Monday, April 23, 2012

Judas Priest - Demolition (2001)

Demolition presents somewhat of a conundrum to me, for while I felt that Tim 'Ripper' Owens was better integrated into the band's overall sound, there are many laughable, lame choices in songwriting and lyrics that I find it incredibly difficult to take this seriously. I mean, really, this should have been the album that evolved the few tracks laid out by Jugulator into something worth experiencing, not some phoned in devolution into weaker, pedestrian riffing that felt out of touch and out of place in the new century. Even the cover to this album is immensely lazy, with that goofy title font and the lack of even the corny steel-limbed shredder beasts that fronted the two albums before it. If something looks uninspired, then it quite likely could SOUND uninspired, and Demolition is a swollen, 70 minute waste deposit that drowns its few positives in sewer loads of swill and shit.

Like Jugulator before it, the production was kept in the family here, with Glenn Tipton taking on the duties himself. I can't say that the album sounds all that terrible, because it's got a modern gloss and clarity to it that matches the dull thrashing clamor of its music. The chords and the endless chugging sequences are effectively punchy but vapid due to their basic and undeveloped notation, but they're flush with the volume of the drums and the more focused vocal lines. Ian Hill's bass-lines plunk along aggressively, but the problem is that the riff patterns being strewn out over him just feel like rehashes of Painkiller and Jugulator with mild differences, as if the band was, unsurprisingly, lazily trying to relive their past successes to no avail. Demolition is an album that would have GREATLY benefited from an outside input, in terms of the song quality. I mean, none of these are good, but the fact that they keep coming in an endless tide of mediocrity speaks to me that they might have tried to cut this down to 40-45 minutes of the most intense material. Demolition is an obese pedestrian in dire need of vehicular homicide...

...and it doesn't take very long to sink to the bottom of the toilet bowl. "Machine Man" starts out with a Scott Travis drum solo redolent of...well, "Painkiller", before erupting into this dull cycle of chords and a chugging verse sequence. Owens feels more controlled and restrained, and as a result I think he's a better fit to the surge of the music. Unfortunately, that music fairly sucks, and once he breaks into the lyric lines of the pre-chorus/chorus I nearly fall out of my chair and puke coffee out of my nostrils. 'So you motherfuckers want to race/you've all got LOSER tattooed on your face!' They dress the song up with the spurious, wild little affected guitars that lead into a decent if forgettable lead, but it's incredibly haphazard and painfully average. The sad fact is that Demolition gets no better as it progresses. Mid-paced power/thrash tunes like "One on One" and "Bloodsuckers" often feel like they just rephrases some of the Painkiller licks, and not formed into a positive configuration.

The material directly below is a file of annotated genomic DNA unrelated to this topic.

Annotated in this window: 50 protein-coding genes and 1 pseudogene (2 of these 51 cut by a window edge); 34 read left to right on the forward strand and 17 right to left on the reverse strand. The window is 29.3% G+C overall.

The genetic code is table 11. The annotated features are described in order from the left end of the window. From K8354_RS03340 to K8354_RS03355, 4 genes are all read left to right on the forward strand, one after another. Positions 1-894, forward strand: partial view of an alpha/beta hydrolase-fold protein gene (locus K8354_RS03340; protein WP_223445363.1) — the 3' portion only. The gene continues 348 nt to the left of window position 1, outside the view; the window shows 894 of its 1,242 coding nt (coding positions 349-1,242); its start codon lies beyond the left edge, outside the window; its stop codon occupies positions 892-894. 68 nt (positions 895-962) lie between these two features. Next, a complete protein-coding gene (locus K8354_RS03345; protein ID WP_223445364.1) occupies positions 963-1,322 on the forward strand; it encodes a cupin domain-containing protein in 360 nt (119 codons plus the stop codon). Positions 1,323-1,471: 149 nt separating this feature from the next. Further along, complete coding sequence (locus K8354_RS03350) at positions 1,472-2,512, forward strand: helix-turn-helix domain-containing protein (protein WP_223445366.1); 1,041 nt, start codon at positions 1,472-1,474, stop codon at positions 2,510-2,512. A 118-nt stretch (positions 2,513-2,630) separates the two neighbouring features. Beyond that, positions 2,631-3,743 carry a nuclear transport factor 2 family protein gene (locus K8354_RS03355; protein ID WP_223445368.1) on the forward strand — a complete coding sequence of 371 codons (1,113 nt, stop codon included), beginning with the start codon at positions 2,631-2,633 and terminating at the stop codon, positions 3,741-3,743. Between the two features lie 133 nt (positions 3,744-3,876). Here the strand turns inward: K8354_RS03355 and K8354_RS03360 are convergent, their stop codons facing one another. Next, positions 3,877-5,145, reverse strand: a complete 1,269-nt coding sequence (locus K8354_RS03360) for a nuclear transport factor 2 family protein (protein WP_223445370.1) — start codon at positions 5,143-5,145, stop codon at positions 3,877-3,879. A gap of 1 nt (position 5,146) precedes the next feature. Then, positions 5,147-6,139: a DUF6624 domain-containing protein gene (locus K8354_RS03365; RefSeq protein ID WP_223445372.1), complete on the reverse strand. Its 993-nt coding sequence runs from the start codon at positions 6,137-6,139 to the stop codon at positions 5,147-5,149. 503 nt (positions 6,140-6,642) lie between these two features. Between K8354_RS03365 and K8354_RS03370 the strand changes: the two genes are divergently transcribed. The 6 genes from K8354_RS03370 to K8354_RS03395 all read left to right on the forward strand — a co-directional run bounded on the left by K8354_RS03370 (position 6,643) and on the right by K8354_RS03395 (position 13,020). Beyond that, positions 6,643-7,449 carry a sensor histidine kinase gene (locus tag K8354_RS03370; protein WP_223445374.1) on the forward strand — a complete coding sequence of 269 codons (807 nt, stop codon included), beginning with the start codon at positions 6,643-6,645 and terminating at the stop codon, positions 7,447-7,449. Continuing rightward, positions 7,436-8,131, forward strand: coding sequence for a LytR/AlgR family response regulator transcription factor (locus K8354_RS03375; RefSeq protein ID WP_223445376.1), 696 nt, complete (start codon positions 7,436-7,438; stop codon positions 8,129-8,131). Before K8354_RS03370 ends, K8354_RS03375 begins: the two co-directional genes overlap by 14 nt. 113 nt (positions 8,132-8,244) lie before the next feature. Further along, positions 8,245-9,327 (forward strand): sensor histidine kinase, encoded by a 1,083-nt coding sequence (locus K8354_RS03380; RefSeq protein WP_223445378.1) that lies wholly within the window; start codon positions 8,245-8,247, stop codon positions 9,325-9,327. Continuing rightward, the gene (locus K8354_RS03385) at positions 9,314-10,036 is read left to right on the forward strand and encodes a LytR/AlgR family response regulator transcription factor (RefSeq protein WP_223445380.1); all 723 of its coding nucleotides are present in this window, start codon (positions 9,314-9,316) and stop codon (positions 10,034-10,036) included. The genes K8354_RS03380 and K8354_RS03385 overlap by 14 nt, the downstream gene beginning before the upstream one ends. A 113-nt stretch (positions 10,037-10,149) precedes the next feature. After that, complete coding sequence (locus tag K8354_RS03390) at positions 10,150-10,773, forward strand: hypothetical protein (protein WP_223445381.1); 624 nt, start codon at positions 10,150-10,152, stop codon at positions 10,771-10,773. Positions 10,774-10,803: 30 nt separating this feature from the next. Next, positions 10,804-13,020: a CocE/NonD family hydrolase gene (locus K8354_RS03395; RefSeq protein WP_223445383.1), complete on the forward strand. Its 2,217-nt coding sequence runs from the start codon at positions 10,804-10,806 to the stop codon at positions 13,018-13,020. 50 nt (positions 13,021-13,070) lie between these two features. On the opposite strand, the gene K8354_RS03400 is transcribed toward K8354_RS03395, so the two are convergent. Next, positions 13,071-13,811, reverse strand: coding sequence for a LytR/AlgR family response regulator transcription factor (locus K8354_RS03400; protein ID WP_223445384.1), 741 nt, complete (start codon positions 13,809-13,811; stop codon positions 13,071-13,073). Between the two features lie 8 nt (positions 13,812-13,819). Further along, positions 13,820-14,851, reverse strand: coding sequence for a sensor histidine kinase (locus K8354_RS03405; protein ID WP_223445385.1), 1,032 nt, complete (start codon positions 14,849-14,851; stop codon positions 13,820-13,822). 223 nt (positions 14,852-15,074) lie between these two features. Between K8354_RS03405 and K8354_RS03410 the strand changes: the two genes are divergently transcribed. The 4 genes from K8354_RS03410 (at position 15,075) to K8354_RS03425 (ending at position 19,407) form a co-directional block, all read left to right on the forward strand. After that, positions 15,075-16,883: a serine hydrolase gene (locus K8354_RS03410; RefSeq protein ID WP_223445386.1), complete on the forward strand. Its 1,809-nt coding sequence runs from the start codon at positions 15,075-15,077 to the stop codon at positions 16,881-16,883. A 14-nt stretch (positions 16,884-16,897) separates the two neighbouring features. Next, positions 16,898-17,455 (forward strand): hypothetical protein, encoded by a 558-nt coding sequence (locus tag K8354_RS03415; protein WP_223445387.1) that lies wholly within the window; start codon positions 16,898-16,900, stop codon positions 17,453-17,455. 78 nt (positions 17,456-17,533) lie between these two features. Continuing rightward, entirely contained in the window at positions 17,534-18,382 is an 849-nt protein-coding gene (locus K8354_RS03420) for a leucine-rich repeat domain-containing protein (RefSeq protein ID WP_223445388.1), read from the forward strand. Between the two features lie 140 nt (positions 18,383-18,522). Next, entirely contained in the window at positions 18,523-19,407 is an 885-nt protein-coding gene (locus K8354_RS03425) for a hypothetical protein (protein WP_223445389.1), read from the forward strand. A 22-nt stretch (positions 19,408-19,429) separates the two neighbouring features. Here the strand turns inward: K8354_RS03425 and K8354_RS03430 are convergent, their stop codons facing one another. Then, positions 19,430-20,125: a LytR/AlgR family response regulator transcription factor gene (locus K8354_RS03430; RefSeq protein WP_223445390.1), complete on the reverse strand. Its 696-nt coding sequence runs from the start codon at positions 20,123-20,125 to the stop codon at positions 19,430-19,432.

It gets worse. "Hell is Home" sounds like some garbage Black Label Society track that lost its way into Tim Owens' vocal booth. "Lost and Found" is the requisite power ballad, and while Tim does a decent doppelganger of what Rob Halford might have sounded like phrasing the same track, it's incredibly mediocre musically, with lamentable blues lead lines. "In Between" follows a similar course, only with more electric guitars, but it still seems dull. Tracks that attempt to take on a more epic, atmospheric structure like "Cyberface" and "Metal Messiah" come up far short of their intention with the Eastern, lurching flavor (though Owens pulls off a couple decent hooks here, too little and too late), and really there is not a single piece here that I would incorporate on ANY highlight reel in reference to this particular band. I realize that moving over to a label like Steamhammer from CBS/Epic might have lessened expectations, but didn't the suits even give this album a listen before releasing it? It should have been confined to its demo reels.

I don't know about you folks, but Judas Priest is not a band I turn to for generic, flatline drivel, and there's really no excuse for such an insipid recording from a band who once wrote classics like Sad Wings of Destiny, Sin After Sin, Screaming With Vengeance, and Painkiller. That this album would more or less put the nail in Ripper's coffin and eventually steer towards a reunion with the siren himself Rob Halford is no coincidence: just listen to this. Ironically, I don't think that Owens was primarily at fault here. His delivery was solid and concentrated, if not exemplary; he just had nothing interesting to sing over, and don't be surprised that these tracks (and those from Jugulator) find themselves increasingly absent from both the memory of the audience and any future set lists.

Verdict: Fail [3.25/10] (watch the suckers self destruct behind)

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